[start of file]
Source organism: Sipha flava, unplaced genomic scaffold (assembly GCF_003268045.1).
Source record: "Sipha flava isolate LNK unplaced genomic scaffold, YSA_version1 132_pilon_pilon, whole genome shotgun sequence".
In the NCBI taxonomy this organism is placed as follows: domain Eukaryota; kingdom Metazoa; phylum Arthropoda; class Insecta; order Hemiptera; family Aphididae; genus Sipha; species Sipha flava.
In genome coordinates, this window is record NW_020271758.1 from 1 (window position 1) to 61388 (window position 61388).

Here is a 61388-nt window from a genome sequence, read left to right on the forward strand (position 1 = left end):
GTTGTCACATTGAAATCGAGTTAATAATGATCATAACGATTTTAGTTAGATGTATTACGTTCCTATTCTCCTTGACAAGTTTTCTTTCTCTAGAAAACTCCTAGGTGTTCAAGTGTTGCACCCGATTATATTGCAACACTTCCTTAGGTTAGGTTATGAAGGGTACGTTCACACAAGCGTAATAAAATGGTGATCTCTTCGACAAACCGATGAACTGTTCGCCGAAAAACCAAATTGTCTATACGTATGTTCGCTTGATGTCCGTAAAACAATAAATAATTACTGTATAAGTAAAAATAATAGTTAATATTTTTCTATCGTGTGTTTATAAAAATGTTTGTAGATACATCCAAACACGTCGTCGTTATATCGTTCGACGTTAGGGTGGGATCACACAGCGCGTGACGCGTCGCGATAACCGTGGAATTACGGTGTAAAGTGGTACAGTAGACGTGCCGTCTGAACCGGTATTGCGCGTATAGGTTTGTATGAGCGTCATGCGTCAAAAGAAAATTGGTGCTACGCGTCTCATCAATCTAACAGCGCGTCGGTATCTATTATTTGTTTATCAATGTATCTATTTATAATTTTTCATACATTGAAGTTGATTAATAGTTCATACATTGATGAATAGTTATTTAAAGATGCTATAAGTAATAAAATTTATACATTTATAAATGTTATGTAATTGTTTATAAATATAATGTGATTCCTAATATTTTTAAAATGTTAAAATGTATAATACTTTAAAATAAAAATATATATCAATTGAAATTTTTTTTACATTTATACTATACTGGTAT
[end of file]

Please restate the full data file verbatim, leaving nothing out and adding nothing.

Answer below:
Source organism: Sipha flava, unplaced genomic scaffold (assembly GCF_003268045.1).
Source record: "Sipha flava isolate LNK unplaced genomic scaffold, YSA_version1 132_pilon_pilon, whole genome shotgun sequence".
In the NCBI taxonomy this organism is placed as follows: domain Eukaryota; kingdom Metazoa; phylum Arthropoda; class Insecta; order Hemiptera; family Aphididae; genus Sipha; species Sipha flava.
In genome coordinates, this window is record NW_020271758.1 from 1 (window position 1) to 61388 (window position 61388).

Here is a 61388-nt window from a genome sequence, read left to right on the forward strand (position 1 = left end):
GTTGTCACATTGAAATCGAGTTAATAATGATCATAACGATTTTAGTTAGATGTATTACGTTCCTATTCTCCTTGACAAGTTTTCTTTCTCTAGAAAACTCCTAGGTGTTCAAGTGTTGCACCCGATTATATTGCAACACTTCCTTAGGTTAGGTTATGAAGGGTACGTTCACACAAGCGTAATAAAATGGTGATCTCTTCGACAAACCGATGAACTGTTCGCCGAAAAACCAAATTGTCTATACGTATGTTCGCTTGATGTCCGTAAAACAATAAATAATTACTGTATAAGTAAAAATAATAGTTAATATTTTTCTATCGTGTGTTTATAAAAATGTTTGTAGATACATCCAAACACGTCGTCGTTATATCGTTCGACGTTAGGGTGGGATCACACAGCGCGTGACGCGTCGCGATAACCGTGGAATTACGGTGTAAAGTGGTACAGTAGACGTGCCGTCTGAACCGGTATTGCGCGTATAGGTTTGTATGAGCGTCATGCGTCAAAAGAAAATTGGTGCTACGCGTCTCATCAATCTAACAGCGCGTCGGTATCTATTATTTGTTTATCAATGTATCTATTTATAATTTTTCATACATTGAAGTTGATTAATAGTTCATACATTGATGAATAGTTATTTAAAGATGCTATAAGTAATAAAATTTATACATTTATAAATGTTATGTAATTGTTTATAAATATAATGTGATTCCTAATATTTTTAAAATGTTAAAATGTATAATACTTTAAAATAAAAATATATATCAATTGAAATTTTTTTTACATTTATACTATACTGGTAT